If you are thinking about being an astronaut, you still might be able to moonwalk soon. Ever since the first manned orbit in 1962, there has always been a certain romanticism associated with being an astronaut. Whether its Hollywood or the impressive leaps and bounds in space travel, we can all agree that astronauts are awesome. But, to put on those moon boots, you need to be in incredible physical shape, adventurous, technically skilled, and open to a little terrestrial fame.
What Does it Take to Be an Astronaut?
Any civilian can apply to NASA no matter their background. The NASA team requires their astronauts to have at the very least a bachelor's degree in engineering, biology, physics or mathematics. However there are some exceptions to the rule.
The Million Dollar Question
Ok, so you have all of these traits plus more. Do you have the mind of an astronaut? In a recent post, British astronaut Tim Peake presented his Facebook audience with a brainteaser "straight from his astronaut selection test."
What seems like a simple question managed to stump the 1,700 people under the post, and if you think this is hard, supposedly, the questions in this astronaut test are a lot harder.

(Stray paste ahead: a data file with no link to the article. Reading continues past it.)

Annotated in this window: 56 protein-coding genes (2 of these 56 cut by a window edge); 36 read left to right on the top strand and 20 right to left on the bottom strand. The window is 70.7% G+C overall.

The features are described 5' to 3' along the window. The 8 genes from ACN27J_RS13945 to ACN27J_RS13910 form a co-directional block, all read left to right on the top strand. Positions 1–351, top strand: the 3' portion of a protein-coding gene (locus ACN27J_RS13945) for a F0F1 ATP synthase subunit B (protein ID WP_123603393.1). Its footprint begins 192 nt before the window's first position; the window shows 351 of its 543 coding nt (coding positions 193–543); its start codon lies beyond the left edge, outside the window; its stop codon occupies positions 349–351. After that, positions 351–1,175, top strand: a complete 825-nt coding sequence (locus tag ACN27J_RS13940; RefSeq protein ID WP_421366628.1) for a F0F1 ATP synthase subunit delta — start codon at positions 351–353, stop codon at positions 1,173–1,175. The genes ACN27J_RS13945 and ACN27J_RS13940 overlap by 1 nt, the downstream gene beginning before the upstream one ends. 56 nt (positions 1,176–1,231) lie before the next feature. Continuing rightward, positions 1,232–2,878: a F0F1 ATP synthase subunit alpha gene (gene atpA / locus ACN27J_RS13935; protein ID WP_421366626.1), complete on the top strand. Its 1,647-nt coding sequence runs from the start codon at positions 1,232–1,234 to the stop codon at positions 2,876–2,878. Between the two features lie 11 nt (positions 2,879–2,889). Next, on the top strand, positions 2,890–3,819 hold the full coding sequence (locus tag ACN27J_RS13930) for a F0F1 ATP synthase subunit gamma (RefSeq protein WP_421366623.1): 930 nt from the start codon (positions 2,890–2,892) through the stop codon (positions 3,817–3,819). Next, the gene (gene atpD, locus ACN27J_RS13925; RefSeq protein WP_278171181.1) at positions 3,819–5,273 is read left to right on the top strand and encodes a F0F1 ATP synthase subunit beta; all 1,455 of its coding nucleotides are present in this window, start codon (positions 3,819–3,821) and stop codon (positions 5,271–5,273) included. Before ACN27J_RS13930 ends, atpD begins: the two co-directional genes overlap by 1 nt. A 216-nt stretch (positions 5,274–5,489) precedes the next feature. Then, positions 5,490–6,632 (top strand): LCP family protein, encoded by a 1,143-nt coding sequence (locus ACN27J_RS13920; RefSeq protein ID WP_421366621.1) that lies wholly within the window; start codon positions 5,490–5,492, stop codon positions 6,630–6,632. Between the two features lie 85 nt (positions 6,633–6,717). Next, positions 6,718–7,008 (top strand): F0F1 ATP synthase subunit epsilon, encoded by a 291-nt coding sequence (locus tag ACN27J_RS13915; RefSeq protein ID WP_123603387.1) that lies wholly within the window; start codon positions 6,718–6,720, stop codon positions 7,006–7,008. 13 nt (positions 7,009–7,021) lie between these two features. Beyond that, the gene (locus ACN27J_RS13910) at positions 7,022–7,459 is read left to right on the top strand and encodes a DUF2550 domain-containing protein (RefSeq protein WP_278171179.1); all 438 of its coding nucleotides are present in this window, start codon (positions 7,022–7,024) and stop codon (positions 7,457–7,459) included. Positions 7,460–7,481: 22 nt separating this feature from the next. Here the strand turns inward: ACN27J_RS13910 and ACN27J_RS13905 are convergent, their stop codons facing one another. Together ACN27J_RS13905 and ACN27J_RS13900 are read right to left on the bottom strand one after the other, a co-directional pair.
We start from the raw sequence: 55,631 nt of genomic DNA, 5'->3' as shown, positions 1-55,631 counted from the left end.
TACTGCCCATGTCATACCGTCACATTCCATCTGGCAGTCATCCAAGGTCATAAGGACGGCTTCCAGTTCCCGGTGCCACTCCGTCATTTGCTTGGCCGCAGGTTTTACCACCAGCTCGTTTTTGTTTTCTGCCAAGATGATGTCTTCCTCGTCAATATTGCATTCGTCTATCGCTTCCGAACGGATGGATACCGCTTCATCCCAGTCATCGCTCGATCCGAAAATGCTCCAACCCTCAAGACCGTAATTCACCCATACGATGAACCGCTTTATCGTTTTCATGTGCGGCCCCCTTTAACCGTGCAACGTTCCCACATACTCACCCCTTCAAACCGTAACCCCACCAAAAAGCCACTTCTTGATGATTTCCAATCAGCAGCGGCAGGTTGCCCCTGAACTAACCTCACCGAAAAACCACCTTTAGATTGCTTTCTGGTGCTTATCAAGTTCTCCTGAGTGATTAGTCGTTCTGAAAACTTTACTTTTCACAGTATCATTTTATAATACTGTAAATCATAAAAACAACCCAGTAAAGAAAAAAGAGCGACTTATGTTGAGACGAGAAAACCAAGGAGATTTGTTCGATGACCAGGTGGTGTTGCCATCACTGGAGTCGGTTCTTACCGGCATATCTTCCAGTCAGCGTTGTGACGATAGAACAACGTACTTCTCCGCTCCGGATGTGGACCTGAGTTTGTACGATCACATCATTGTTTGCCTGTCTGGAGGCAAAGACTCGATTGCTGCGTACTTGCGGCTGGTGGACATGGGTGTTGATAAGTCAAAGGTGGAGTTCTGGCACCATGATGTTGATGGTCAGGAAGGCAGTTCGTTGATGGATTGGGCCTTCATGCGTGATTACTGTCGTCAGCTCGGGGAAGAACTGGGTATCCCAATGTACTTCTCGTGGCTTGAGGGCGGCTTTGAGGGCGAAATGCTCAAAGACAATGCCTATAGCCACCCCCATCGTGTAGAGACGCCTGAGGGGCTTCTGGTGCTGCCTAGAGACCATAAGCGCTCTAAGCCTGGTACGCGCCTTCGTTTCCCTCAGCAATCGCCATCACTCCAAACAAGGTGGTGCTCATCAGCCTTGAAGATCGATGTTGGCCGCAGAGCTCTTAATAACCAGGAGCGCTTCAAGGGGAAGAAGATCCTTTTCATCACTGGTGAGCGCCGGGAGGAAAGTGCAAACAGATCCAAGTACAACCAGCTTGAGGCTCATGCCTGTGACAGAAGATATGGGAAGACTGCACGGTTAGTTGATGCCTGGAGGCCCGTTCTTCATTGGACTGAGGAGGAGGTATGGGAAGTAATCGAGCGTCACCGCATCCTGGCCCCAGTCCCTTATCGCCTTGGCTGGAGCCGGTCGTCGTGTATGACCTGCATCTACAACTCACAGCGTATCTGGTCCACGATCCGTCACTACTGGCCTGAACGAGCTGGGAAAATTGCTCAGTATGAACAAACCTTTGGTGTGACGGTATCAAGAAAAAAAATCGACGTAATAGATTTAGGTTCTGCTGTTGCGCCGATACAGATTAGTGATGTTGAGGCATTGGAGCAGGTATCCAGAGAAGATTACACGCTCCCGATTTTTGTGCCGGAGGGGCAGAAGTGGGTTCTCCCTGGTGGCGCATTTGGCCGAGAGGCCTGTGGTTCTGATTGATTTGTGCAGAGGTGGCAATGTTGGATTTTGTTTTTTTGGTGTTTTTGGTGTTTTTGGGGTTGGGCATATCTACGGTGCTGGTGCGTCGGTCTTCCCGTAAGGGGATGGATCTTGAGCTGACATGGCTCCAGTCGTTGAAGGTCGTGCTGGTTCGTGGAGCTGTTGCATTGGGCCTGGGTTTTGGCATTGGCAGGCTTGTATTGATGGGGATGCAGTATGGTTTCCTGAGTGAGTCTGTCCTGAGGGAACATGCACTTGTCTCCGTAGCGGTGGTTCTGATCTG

If at first, you do not succeed...
Of course, being an astronaut is not something that happens overnight. Even those with the best qualifications can fall short. It can take years of education and experience.
Retired Astronaut, Clay Anderson shared this struggle. "The fact that I applied to become an astronaut 15 times has not been lost on my friends, followers, or fans," says Anderson in his biography, The Ordinary Spaceman. "Jokes and snide remarks have hinged upon the ugly truth that on 14 of those 15 attempts I was a complete and abysmal failure. As a matter of fact, there's a NASA public service announcement highlighting how it took me 15 tries. I like to cling to the reality that I can always say 'better late than never,' but at this point, it's all academic."
The other requirements that are needed to be an astronaut include great eyesight (20/20), clock in around 1,000 hours of jet pilot experience, make it through a reduced gravity aircraft, and to be in good mental health.
If you made it through this question without so much as flinching, you might have a future in space. Now, you can begin your physical training. What did you think of the question?